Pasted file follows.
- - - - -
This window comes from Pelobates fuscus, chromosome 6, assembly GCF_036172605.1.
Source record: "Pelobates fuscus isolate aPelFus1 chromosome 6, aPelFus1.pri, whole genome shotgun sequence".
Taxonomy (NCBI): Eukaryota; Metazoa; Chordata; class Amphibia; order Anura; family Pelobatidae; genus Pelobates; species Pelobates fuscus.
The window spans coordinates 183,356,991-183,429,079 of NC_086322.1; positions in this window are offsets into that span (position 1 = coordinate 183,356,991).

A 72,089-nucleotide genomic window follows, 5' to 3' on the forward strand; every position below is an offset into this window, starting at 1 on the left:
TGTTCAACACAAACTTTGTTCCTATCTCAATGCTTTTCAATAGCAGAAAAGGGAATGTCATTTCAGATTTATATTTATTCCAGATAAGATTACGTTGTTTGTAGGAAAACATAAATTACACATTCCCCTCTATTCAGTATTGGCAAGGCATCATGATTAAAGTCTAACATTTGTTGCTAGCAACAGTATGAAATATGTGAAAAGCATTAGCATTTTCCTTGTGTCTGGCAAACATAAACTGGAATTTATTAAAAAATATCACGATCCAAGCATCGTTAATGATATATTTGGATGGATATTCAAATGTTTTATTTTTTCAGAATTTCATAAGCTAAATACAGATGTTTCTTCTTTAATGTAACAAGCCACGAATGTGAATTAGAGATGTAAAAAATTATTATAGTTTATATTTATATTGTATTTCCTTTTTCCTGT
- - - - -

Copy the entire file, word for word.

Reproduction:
This window comes from Pelobates fuscus, chromosome 6, assembly GCF_036172605.1.
Source record: "Pelobates fuscus isolate aPelFus1 chromosome 6, aPelFus1.pri, whole genome shotgun sequence".
Taxonomy (NCBI): Eukaryota; Metazoa; Chordata; class Amphibia; order Anura; family Pelobatidae; genus Pelobates; species Pelobates fuscus.
The window spans coordinates 183,356,991-183,429,079 of NC_086322.1; positions in this window are offsets into that span (position 1 = coordinate 183,356,991).

A 72,089-nucleotide genomic window follows, 5' to 3' on the forward strand; every position below is an offset into this window, starting at 1 on the left:
TGTTCAACACAAACTTTGTTCCTATCTCAATGCTTTTCAATAGCAGAAAAGGGAATGTCATTTCAGATTTATATTTATTCCAGATAAGATTACGTTGTTTGTAGGAAAACATAAATTACACATTCCCCTCTATTCAGTATTGGCAAGGCATCATGATTAAAGTCTAACATTTGTTGCTAGCAACAGTATGAAATATGTGAAAAGCATTAGCATTTTCCTTGTGTCTGGCAAACATAAACTGGAATTTATTAAAAAATATCACGATCCAAGCATCGTTAATGATATATTTGGATGGATATTCAAATGTTTTATTTTTTCAGAATTTCATAAGCTAAATACAGATGTTTCTTCTTTAATGTAACAAGCCACGAATGTGAATTAGAGATGTAAAAAATTATTATAGTTTATATTTATATTGTATTTCCTTTTTCCTGT